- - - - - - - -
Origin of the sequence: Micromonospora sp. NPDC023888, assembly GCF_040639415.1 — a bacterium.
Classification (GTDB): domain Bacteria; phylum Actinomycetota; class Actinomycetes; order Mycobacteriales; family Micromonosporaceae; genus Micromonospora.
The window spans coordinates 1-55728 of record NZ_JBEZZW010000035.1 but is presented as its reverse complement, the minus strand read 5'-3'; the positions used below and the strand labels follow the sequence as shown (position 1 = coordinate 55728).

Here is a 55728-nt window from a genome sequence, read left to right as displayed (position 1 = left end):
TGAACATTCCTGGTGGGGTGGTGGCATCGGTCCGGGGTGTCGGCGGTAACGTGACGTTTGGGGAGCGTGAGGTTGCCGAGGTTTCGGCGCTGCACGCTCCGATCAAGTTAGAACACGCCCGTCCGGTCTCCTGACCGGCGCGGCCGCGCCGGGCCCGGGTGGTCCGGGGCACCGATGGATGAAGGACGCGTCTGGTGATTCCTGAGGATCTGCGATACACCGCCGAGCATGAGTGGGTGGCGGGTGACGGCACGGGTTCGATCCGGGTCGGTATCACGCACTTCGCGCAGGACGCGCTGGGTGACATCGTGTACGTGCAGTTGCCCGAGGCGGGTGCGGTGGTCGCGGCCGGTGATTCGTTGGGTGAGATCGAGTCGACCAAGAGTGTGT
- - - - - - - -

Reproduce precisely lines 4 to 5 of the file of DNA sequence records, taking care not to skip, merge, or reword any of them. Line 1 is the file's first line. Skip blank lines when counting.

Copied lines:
Here is a 55728-nt window from a genome sequence, read left to right as displayed (position 1 = left end):
TGAACATTCCTGGTGGGGTGGTGGCATCGGTCCGGGGTGTCGGCGGTAACGTGACGTTTGGGGAGCGTGAGGTTGCCGAGGTTTCGGCGCTGCACGCTCCGATCAAGTTAGAACACGCCCGTCCGGTCTCCTGACCGGCGCGGCCGCGCCGGGCCCGGGTGGTCCGGGGCACCGATGGATGAAGGACGCGTCTGGTGATTCCTGAGGATCTGCGATACACCGCCGAGCATGAGTGGGTGGCGGGTGACGGCACGGGTTCGATCCGGGTCGGTATCACGCACTTCGCGCAGGACGCGCTGGGTGACATCGTGTACGTGCAGTTGCCCGAGGCGGGTGCGGTGGTCGCGGCCGGTGATTCGTTGGGTGAGATCGAGTCGACCAAGAGTGTGT